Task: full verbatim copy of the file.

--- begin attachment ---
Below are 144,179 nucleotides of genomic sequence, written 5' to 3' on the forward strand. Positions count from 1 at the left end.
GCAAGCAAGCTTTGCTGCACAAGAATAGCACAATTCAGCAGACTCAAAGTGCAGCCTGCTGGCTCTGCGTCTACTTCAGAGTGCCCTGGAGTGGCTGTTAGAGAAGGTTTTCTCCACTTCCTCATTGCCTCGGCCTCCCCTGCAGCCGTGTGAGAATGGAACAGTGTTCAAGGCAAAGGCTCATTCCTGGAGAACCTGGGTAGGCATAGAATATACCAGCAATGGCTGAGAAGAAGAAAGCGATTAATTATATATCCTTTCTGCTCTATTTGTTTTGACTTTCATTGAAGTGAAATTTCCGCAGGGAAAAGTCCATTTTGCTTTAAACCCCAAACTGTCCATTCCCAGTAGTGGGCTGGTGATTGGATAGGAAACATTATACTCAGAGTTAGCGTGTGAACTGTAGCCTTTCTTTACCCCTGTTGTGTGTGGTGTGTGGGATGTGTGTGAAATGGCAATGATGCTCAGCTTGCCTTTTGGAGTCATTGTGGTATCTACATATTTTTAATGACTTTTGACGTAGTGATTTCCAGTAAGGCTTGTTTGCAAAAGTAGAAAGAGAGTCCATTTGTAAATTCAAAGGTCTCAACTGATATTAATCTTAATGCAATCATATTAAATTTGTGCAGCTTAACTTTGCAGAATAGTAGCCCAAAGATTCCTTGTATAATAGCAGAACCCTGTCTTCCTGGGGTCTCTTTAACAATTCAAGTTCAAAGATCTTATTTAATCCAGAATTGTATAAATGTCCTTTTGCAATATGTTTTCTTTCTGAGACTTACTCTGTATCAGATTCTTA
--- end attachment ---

Below are 144,179 nucleotides of genomic sequence, written 5' to 3' on the forward strand. Positions count from 1 at the left end.
GCAAGCAAGCTTTGCTGCACAAGAATAGCACAATTCAGCAGACTCAAAGTGCAGCCTGCTGGCTCTGCGTCTACTTCAGAGTGCCCTGGAGTGGCTGTTAGAGAAGGTTTTCTCCACTTCCTCATTGCCTCGGCCTCCCCTGCAGCCGTGTGAGAATGGAACAGTGTTCAAGGCAAAGGCTCATTCCTGGAGAACCTGGGTAGGCATAGAATATACCAGCAATGGCTGAGAAGAAGAAAGCGATTAATTATATATCCTTTCTGCTCTATTTGTTTTGACTTTCATTGAAGTGAAATTTCCGCAGGGAAAAGTCCATTTTGCTTTAAACCCCAAACTGTCCATTCCCAGTAGTGGGCTGGTGATTGGATAGGAAACATTATACTCAGAGTTAGCGTGTGAACTGTAGCCTTTCTTTACCCCTGTTGTGTGTGGTGTGTGGGATGTGTGTGAAATGGCAATGATGCTCAGCTTGCCTTTTGGAGTCATTGTGGTATCTACATATTTTTAATGACTTTTGACGTAGTGATTTCCAGTAAGGCTTGTTTGCAAAAGTAGAAAGAGAGTCCATTTGTAAATTCAAAGGTCTCAACTGATATTAATCTTAATGCAATCATATTAAATTTGTGCAGCTTAACTTTGCAGAATAGTAGCCCAAAGATTCCTTGTATAATAGCAGAACCCTGTCTTCCTGGGGTCTCTTTAACAATTCAAGTTCAAAGATCTTATTTAATCCAGAATTGTATAAATGTCCTTTTGCAATATGTTTTCTTTCTGAGACTTACTCTGTATCAGATTCTTA